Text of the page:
Approximately 70% of all incident cases of testicular germ cell cancer (TGCC) are diagnosed as clinical stage I (CS I) disease.1 2 Using a surveillance strategy, around one-fourth of the patients will relapse within 5 years of follow-up.1 3 4 Today, cure rates approach 100% irrespective of the postorchiectomy strategy employed, as chemotherapy and/or radiotherapy cures nearly all patients with relapse.1–3 5–8 Treatment, however, is associated with long-term late-effects such as increased risk of secondary malignancy and cardiovascular disease.9 10 Minimising treatment-related morbidity in these young patients with life expectancy comparable to an age-matched noncancerous male population is important.10 Accurate risk prediction of relapse is crucial to clarify the optimal treatment strategy in terms of surveillance in low-risk groups and adjuvant treatment in high-risk groups. At present, the histopathological risk factors in the primary tumour employed to define high-risk group in CS I patients are not very well founded and do not constitute a good basis for decision on adjuvant treatment. Existing studies are often hampered by heterogeneous study populations,7 11–16 substantial amount of missing data,1 3 4 13 17 limited statistical power,13 18 19 lack of central pathology review1 3 7 13 17 19 and with potential variable reporting of the histopathological risk factors.20–24 Further, the prognostic power of the risk factors is low.
In seminoma, a clear correlation between increasing tumour size and risk of relapse has been reported.3 4 13 16 17 A cut-off value of 4 cm is the most frequently studied, but evidence to justify this cut-off is lacking.13 14 Even in a ‘high-risk setting’ (tumours 6 cm or larger) adjuvant radiotherapy led to overtreatment in two-thirds of the patients.25 Conflicting results have been published concerning other risk factors, including lymphovascular invasion (LVI) and rete testis invasion (RTI),3 4 13–17 26 27 likely caused by the methodological problems.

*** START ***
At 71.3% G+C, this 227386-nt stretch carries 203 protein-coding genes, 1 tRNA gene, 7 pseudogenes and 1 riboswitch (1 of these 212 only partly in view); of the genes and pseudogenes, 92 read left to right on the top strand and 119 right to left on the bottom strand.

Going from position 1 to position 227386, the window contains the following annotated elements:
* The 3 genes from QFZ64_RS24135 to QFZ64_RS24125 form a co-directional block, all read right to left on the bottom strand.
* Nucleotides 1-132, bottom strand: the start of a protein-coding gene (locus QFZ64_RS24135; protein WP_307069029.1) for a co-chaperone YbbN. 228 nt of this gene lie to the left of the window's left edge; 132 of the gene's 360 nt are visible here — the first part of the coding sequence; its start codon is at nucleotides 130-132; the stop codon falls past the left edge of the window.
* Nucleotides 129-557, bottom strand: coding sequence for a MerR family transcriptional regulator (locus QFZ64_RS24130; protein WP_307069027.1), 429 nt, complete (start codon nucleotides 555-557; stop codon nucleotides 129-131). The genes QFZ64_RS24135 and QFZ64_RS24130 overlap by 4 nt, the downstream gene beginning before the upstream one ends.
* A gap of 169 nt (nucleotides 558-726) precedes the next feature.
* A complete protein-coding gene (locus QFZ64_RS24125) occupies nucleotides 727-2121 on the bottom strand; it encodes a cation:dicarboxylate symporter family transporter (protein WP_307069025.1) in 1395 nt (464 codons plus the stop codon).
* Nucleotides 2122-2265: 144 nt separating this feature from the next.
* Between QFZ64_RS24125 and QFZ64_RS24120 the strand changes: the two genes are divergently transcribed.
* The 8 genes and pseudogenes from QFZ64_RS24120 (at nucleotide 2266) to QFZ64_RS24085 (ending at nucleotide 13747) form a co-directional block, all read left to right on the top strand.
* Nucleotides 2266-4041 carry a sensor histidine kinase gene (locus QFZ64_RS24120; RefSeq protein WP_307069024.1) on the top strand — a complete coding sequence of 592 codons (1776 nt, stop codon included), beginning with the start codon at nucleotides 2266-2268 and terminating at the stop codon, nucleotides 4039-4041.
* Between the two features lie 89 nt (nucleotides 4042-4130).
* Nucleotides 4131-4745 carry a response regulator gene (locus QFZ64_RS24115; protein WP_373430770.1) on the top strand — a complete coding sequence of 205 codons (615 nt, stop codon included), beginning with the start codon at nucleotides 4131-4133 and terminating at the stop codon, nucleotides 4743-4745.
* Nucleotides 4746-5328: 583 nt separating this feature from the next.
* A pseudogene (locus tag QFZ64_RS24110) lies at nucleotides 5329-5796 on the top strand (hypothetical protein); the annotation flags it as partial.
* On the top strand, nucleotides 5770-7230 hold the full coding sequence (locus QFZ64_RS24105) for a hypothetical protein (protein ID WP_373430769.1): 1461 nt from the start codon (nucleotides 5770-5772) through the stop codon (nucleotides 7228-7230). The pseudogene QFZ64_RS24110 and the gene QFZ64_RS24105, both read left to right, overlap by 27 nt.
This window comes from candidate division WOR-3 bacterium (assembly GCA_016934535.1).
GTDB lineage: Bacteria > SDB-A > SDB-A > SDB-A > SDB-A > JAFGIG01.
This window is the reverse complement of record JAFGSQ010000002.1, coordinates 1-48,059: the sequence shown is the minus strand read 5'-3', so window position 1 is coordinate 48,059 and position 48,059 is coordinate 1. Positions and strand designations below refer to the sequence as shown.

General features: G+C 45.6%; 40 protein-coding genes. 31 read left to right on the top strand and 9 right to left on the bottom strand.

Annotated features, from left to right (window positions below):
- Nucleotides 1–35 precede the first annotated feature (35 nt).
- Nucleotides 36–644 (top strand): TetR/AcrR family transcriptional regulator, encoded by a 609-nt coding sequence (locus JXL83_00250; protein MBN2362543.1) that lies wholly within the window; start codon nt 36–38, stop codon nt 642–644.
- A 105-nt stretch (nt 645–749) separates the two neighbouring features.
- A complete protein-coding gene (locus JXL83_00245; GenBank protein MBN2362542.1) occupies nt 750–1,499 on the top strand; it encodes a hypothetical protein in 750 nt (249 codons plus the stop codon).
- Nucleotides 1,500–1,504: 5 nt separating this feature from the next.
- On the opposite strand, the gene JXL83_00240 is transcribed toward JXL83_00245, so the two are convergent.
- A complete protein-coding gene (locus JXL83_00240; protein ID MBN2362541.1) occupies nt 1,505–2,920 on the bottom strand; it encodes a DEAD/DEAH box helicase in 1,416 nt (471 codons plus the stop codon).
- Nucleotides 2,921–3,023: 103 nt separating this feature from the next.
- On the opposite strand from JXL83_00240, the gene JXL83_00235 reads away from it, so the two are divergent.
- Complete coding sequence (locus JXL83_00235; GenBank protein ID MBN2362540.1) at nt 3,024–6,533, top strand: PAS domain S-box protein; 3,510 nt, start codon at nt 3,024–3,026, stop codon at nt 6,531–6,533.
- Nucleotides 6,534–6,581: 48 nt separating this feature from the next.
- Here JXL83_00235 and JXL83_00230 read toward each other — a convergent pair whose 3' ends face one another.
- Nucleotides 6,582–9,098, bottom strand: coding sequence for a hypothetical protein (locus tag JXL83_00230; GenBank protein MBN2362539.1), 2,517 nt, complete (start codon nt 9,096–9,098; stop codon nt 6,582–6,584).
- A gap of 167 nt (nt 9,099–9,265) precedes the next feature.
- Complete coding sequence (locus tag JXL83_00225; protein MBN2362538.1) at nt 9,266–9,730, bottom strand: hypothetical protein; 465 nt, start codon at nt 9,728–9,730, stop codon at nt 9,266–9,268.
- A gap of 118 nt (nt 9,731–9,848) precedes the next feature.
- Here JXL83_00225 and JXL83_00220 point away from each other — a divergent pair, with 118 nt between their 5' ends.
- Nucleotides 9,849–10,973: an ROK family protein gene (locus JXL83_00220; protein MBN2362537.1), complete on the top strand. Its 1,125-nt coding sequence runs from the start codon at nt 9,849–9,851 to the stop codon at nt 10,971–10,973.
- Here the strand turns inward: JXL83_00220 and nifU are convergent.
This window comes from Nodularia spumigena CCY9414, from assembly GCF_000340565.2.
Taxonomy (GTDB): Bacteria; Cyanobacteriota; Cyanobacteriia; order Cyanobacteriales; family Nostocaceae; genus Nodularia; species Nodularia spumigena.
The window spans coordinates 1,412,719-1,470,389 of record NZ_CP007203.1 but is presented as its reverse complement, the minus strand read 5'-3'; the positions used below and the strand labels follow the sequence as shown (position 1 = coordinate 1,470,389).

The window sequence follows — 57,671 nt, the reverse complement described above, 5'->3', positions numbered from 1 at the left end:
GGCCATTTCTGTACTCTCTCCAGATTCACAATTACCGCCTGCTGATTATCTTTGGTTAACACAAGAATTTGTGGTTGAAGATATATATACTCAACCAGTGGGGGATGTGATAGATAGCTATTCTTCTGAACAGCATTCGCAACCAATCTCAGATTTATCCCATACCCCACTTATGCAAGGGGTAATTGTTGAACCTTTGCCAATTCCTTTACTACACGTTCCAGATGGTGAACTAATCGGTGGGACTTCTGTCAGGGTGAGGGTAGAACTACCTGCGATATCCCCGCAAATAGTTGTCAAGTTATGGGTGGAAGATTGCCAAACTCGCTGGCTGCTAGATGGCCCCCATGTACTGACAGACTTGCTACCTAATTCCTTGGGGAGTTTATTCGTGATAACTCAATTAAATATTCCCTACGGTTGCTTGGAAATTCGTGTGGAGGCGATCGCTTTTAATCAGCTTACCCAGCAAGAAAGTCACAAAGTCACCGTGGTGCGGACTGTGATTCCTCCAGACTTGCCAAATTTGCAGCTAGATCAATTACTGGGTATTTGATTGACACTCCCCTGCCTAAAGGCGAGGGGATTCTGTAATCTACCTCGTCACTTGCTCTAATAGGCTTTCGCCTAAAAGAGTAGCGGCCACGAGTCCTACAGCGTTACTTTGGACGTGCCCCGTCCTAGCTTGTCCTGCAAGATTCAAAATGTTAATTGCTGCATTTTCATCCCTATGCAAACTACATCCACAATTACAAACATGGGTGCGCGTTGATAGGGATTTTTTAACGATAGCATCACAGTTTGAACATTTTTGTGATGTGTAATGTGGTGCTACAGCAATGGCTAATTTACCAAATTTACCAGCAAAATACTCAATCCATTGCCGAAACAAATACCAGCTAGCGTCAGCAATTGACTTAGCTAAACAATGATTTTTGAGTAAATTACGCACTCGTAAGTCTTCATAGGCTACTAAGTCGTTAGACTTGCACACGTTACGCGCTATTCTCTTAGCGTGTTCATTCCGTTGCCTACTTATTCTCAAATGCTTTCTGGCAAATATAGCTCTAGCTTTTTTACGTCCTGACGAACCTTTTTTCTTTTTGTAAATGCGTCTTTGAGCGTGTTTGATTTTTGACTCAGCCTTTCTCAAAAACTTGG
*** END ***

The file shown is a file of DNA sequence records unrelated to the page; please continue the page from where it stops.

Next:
In non-seminoma, previous studies have shown that LVI is a risk factor for relapse.1 4 7 19 Yet, its predictive value is debatable. A 5-year relapse risk of 50% and 15% in patients with and without LVI is often mentioned.5 7 19 Other studies, however, report a relapse risk of 18%–40% in patients with LVI.1 4 28 Further, the reported proportion of tumours with LVI vary considerably between 15% and 49%.1 4 7 29 30 The presence or percentage of embryonal carcinoma (EC) has been shown to increase the risk of relapse.1 4 19 29 31 However, whether the percentage of EC or just the presence of EC in the tumour is of equal importance is unclear.
Further characterisation of risk factors for relapse, such as local tumour spread into adjacent structures like rete testis, hilar soft tissue, epididymis and spermatic cord, is needed in both seminoma and non-seminoma. In addition, previous studies often investigate only a limited number of possible risk factors and rarely the combined risk of different risk factors.